Anthony Laster, who communicates on the level of a 5-year-old, spent more than four weeks, including Christmas, in jail before being released last week. His sister was unable to raise $500 to get him out.
In all, he spent 48 days in custody, including four weeks in an adult county jail.
The prosecutor offered no apologies for his zero-tolerance stand in the case of Laster, who never knew his father and whose mother died in November.
"You do not cherry-pick the cases. You do not say you feel sorry for this person because there's a developmental disability, or this person has had a bad family life so we won't charge him as an adult," said Mike Edmondson, a spokesman for Palm Beach County prosecutor Barry Krischer.
Edmondson said the decision to drop the charges had nothing to do with 60 Minutes. Instead, he held that the 14-year-old victim changed his story and his new version did not back up the severity of the charges.
The child originally told police he felt threatened and in fear of physical harm when Laster demanded his money during art class Dec. 1 at a Boynton Beach middle school. Later, he said he did not feel he was in danger.
Assistant State Attorney Angela Miller noted in court papers dropping the charges, that the prosecution of the case had generated "community interest" in helping Laster from the Association of Retired Citizens and the Urban League.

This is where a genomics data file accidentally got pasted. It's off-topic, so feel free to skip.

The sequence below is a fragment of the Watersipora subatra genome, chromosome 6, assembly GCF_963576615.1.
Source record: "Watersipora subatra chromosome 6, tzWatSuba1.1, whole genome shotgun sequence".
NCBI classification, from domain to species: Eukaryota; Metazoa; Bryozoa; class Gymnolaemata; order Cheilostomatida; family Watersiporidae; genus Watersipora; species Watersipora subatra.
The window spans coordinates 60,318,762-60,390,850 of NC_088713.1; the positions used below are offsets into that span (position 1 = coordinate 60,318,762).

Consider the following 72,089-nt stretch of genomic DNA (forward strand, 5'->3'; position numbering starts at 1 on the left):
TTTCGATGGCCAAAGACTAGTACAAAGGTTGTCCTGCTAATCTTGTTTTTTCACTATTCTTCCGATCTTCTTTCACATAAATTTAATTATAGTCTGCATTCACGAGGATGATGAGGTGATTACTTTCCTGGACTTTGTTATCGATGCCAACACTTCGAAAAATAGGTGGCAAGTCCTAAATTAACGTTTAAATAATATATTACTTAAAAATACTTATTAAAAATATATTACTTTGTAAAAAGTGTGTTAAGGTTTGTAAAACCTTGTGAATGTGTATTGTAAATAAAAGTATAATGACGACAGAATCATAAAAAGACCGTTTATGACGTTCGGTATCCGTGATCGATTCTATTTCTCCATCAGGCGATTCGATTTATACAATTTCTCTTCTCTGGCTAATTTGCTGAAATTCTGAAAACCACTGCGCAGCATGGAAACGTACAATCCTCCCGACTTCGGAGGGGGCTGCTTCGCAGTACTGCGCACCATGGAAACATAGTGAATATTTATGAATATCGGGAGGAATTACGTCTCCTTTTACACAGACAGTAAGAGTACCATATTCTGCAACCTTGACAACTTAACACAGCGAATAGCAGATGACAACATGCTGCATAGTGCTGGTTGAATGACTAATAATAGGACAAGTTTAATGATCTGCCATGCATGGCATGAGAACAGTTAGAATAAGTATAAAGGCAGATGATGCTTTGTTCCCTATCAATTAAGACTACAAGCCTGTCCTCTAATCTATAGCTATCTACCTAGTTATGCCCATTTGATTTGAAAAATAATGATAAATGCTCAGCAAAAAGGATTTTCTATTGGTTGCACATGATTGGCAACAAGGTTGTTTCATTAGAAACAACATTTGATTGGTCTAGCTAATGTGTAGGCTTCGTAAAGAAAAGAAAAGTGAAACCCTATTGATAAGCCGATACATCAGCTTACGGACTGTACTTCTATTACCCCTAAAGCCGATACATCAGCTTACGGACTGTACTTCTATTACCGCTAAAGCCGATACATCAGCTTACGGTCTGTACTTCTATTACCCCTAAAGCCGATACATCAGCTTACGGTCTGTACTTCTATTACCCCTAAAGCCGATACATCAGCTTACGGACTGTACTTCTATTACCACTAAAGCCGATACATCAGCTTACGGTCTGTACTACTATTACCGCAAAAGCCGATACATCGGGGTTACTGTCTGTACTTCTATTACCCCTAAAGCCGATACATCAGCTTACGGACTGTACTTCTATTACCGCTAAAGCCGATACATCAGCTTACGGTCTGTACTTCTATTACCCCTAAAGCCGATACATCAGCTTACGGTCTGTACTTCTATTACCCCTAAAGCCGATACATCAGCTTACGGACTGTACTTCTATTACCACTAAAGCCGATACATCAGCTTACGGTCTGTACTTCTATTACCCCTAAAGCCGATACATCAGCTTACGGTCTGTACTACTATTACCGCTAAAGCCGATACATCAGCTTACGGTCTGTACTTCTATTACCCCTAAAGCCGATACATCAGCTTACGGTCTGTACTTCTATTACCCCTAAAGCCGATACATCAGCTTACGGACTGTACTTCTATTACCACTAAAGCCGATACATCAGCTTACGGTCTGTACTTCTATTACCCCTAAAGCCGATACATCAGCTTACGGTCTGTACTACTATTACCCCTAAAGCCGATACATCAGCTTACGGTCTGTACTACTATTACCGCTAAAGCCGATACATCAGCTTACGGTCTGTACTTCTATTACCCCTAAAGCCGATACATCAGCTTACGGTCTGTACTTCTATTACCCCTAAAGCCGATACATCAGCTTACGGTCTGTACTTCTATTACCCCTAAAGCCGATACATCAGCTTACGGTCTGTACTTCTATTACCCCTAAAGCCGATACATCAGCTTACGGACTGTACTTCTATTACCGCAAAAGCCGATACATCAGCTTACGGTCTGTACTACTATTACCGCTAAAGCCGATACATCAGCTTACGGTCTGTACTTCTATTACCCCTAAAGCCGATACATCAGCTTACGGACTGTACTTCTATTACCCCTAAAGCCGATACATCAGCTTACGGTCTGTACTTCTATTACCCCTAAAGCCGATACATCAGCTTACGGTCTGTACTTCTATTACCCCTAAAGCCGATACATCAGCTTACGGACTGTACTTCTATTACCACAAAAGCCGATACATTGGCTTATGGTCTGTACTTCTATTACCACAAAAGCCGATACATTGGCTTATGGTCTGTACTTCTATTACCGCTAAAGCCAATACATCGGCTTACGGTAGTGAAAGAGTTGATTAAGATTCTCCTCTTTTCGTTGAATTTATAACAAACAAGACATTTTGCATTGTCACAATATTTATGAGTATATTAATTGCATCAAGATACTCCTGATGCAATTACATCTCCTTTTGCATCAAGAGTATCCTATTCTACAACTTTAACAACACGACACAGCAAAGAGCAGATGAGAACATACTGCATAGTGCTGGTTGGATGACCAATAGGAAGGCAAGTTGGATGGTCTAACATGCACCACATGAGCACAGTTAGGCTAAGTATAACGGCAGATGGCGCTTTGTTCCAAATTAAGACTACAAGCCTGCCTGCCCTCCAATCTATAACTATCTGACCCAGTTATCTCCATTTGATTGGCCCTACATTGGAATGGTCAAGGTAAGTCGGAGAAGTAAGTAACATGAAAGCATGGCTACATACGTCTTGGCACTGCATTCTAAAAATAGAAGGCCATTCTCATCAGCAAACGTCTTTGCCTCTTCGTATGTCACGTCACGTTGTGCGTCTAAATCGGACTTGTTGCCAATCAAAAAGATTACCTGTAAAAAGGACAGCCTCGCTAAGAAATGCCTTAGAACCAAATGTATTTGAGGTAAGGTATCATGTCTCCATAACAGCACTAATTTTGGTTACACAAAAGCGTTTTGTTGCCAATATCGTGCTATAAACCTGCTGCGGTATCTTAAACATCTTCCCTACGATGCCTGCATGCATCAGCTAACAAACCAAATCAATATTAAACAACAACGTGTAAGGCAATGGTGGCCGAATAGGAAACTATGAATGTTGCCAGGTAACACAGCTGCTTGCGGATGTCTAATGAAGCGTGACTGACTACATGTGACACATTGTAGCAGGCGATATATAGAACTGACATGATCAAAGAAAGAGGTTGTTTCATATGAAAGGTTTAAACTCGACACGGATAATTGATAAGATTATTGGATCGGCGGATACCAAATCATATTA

John Walsh, an attorney with the Juvenile Advocacy Project who was appointed by a court to represent Laster, bristled at that document, calling it "self-serving."
State law gives prosecutors authority to decide which juveniles are treated as adults. Edmondson said in Palm Beach County, the policy is to treat as adults all offenders who are at least 14 years old and have committed a felony.
"If it is automatic, they've got a lot of holes in their zero-tolerance policy," Walsh said.
Laster did not deny taking the money. He said he was hungry and used the money to buy candy, according to police.
"You rarely find cases this outrageous," said Dan Macallair, associate director of the Justice Policy Institute in San Francisco. "This particular prosecutor is prosecuting kids in adult court that probably shouldn't even have gotten past the school principal."